Karin van Pinxteren is the pivot within the exhibition ‘Encounter 2’, for which she invited Henk Olijve and Roland Schimmel. During the preparatory phase they began an intensive dialogue, resulting in a dynamic exhibition of shifting encounters and fluctuations. The first edition of the exhibition, with Henk Olijve, is centred around action. Being busy, waiting, thinking and the perception of traces has lead to an epic structure in the exhibition. In the second edition, with Roland Schimmel, a spatial experience is conjured up that demands the immediate attention. The characters in action have disappeared. The only ones present are the visitors themselves, becoming a physical part of the works. Karin van Pinxteren creates a piece that continues to transform throughout the exhibition period. The dynamic of the collaboration between the three artists bleeds through into the exhibition space.
Karin van Pinxteren
In her work Karin van Pinxteren investigates the physical oppositions between ‘proximity’ and ‘distance’, as well as the psychological field of tension between ‘approach’ and ‘detachment’. In this she employs a range of disciplines. Van Pinxteren’s performances, for example, revolve around a woman who plays a ceremonial role. Her two- and three-dimensional work often takes the shape of large installations, such as the ‘Existential Interiors’ which provide impressions of the spaces in which they are shown. Her work is a sequence of notes on the known and the unknown, on attempts to communicate and articulate questions about art.
At De Ketelfactory Henk Olijve is producing a mural that he will change and expand on every week with new elements. He wishes to keep on providing the viewer with new stimuli. The work will generate more questions than it answers. In his paintings identical characters (both of them being Olijve himself) carry out a specific act in a concentrated manner. Although the act does not seem to take place at fixed intervals, it does continue and become cyclical. The situation in which the characters find themselves is a central focus.
Roland Schimmel aims to create a visual ‘short circuit’. He manipulates perception on the level of its unconscious reflexes. The afterimage and its effects, thus observation as a dynamic process, can be considered his main focus. When the image and (painted) afterimage are simultaneously compressed in opposition to the organic process of observation, pressure continues to mount. Reality and illusion seem to be projected interactively onto the canvas by the eye. This occurrence gives rise to an exciting sense of powerlessness. Specially for De Ketelfactory, Schimmel has created ‘Black Sun’, a mural onto which a video animation is projected. A large white wall has been magically transformed into a moving, three-dimensional image.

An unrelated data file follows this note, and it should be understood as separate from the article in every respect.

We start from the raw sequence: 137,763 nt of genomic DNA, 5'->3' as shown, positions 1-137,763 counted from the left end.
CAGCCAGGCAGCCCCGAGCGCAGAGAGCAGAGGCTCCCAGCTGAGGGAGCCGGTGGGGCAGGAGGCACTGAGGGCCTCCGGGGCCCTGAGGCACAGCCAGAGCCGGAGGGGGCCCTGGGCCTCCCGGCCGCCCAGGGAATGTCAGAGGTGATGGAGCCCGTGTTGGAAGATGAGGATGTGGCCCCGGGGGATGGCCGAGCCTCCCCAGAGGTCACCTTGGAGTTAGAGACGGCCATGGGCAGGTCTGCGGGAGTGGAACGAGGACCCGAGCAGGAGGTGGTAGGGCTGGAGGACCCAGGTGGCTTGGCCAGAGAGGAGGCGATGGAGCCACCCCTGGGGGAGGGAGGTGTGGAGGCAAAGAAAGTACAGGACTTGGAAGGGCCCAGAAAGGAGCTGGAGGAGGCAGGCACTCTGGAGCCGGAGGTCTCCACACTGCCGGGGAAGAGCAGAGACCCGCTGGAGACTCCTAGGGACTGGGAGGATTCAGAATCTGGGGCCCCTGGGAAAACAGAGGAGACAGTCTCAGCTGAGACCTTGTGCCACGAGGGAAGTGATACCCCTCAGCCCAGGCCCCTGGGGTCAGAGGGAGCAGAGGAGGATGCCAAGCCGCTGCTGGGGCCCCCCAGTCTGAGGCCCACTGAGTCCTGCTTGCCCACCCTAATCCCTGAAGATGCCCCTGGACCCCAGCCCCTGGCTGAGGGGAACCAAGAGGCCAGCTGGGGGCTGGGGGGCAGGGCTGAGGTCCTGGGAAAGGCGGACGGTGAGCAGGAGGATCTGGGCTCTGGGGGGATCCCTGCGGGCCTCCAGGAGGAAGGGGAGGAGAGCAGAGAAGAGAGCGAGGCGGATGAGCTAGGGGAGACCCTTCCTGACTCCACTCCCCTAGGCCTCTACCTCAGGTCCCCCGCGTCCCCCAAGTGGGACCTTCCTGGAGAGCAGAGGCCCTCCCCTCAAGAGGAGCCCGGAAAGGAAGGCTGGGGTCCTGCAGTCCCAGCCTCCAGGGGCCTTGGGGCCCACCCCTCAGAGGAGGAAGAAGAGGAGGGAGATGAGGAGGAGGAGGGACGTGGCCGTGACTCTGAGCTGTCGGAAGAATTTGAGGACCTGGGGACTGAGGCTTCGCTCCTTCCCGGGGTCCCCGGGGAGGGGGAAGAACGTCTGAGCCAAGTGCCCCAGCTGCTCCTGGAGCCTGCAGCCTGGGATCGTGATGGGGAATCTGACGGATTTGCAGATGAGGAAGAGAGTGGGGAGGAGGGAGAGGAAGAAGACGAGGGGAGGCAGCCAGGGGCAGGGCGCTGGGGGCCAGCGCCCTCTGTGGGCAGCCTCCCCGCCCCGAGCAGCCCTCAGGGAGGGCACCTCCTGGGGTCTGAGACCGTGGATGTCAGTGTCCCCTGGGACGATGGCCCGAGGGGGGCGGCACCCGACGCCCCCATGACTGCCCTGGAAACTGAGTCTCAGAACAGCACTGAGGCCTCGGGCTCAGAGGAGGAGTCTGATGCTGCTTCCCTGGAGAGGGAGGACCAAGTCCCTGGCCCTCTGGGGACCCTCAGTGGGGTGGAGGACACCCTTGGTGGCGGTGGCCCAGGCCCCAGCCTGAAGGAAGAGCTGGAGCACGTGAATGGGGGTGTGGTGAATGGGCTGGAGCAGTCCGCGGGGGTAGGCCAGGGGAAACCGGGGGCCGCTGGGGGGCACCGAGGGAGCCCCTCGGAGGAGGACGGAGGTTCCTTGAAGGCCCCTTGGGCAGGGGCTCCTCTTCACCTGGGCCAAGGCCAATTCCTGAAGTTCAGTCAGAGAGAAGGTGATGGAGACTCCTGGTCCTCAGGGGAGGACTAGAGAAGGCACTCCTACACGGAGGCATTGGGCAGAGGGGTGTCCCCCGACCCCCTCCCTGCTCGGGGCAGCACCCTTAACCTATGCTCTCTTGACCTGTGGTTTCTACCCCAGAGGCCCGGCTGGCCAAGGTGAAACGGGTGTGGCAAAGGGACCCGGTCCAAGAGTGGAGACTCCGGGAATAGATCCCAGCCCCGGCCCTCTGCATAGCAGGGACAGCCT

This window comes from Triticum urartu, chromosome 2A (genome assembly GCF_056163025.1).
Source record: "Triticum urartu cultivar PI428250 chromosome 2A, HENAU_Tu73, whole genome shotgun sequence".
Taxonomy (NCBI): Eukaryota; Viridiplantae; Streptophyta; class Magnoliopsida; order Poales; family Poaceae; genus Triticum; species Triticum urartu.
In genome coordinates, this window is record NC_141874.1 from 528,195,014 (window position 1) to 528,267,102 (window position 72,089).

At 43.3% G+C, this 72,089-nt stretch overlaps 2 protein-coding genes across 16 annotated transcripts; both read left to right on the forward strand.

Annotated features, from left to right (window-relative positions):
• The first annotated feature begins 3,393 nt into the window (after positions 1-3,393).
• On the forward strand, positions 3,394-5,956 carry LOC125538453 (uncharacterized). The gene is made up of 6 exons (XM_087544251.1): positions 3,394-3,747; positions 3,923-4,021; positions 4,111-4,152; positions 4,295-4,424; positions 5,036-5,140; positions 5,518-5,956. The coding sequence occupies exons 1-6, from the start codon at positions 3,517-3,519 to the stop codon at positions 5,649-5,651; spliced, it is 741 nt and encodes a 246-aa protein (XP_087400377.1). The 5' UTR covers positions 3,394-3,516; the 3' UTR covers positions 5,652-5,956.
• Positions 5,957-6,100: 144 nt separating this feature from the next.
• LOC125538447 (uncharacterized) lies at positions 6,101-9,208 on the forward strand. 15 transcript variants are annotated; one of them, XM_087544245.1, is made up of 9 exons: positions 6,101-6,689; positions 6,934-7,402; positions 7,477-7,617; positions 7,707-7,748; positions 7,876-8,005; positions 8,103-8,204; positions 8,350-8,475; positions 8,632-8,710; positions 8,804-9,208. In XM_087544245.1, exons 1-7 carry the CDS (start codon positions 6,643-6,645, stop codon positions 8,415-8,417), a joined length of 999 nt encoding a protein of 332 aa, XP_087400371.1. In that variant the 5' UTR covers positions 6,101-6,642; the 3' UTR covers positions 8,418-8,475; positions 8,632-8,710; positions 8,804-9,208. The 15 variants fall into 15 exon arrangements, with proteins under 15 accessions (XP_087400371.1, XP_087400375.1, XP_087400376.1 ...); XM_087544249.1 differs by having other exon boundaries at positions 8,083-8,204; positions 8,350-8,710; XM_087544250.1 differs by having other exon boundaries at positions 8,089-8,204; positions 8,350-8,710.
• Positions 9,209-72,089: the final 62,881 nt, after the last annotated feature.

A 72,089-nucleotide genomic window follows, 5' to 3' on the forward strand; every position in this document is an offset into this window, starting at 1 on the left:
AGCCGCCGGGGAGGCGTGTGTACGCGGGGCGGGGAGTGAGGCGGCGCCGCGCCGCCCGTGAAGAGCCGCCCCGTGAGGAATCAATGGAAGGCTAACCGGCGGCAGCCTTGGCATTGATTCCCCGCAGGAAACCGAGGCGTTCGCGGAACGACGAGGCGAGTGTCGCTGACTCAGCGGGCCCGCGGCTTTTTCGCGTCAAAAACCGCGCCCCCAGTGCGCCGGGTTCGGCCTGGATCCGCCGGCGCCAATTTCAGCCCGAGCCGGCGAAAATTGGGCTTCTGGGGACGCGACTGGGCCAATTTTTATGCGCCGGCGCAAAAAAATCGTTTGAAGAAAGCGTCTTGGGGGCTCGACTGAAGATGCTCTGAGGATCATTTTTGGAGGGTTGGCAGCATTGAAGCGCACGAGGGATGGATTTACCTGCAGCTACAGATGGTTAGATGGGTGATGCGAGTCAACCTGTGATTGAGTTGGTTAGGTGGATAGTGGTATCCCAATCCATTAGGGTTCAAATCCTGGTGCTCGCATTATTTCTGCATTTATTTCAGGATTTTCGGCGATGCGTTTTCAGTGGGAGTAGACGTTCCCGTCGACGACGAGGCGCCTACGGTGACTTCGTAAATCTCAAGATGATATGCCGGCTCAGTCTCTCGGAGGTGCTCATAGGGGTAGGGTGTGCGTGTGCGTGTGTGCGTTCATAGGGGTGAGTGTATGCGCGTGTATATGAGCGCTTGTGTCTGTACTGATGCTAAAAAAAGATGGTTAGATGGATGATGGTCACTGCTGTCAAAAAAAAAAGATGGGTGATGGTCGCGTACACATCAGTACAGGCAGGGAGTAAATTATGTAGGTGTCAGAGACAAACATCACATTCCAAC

distillation ‘In the wings of the universe’
Date: 8 November 2009
In collaboration with: Karin van Pinxteren, prof. dr. Harm Habing, Alex de Vries and ds. Jessa van der Vaart
Karin van Pinxteren. In the wings of the universe
‘As an artist I think in images, but I cannot conjure up an image to accompany the thought of the universe as a finite space. Although I contemplate the universe photographically, I cannot create anything physical. I think in terms of space, which is why my fascination lies mostly with the question of where and how space ends.’ Karin van Pinxteren speaks on the powerless relationship man has to the universe and the imagination that this unlocks in the artist.
Prof. dr. Harm Habing. Scientific research, too, is art
‘The now known size of the universe has become an unfathomable space in which, aside from the presence of the galaxy, there is a temperature of absolute zero. From the earth, we can see that universe at night. The disappearance of daylight makes the personal space smaller, but the space of the universe larger. We can no longer see what’s close by, but we can see much more in the distance. Through the ages, art and science have depicted visions and findings, as religious models, as scientific models, as narrative models.’ Astronomer prof. dr. Harm Habing speaks on the influence of worldview and profession on our imagination of the universe.
Alex de Vries. Hope, faith and love
‘Science and faith are about the same thing: that which we don’t know. Science approaches this unknown territory rationally through the gathering of knowledge, which is then comparatively studied through versatile experiments, and methodically filed. Faith cannot be proven. “Truth” in religion is as inadvertent as the giants we mention in the same breath in art: the beautiful and the good.’ Writer, advisor and publisher Alex de Vries speaks on the purpose of life.
Ds. Jessa van der Vaart. Heaven and earth
‘When we think about the universe, the Bible says: “heaven and earth”. Undoubtedly, the Bible-writers, when using the word “heaven” were implying the space above our heads. But that’s not all. Heaven is mostly an image, a symbol for the obscurity of God. He is hidden from the human eye.’ Theologist and preacher Jessa van der Vaart speaks on our image of God and heaven.
‘Encounter 2’ is accompanied by three publications, ‘Karin van Pinxteren’, ‘Henk Olijve’ (in Dutch) and ‘Roland Schimmel’. From the opening words by Winnie Teschmacher:
About Karin van Pinxteren: “De Ketelfactory has been transformed into a spacious podium, governed by connection and seclusion, Van Pinxteren’s themes. This total artist’s passion has shone through in the collaboration towards a fascinating Distillation. You will find the echoes of the roads travelled in this publication.”
order (Karin van Pinxteren)
order (Roland Schimmel)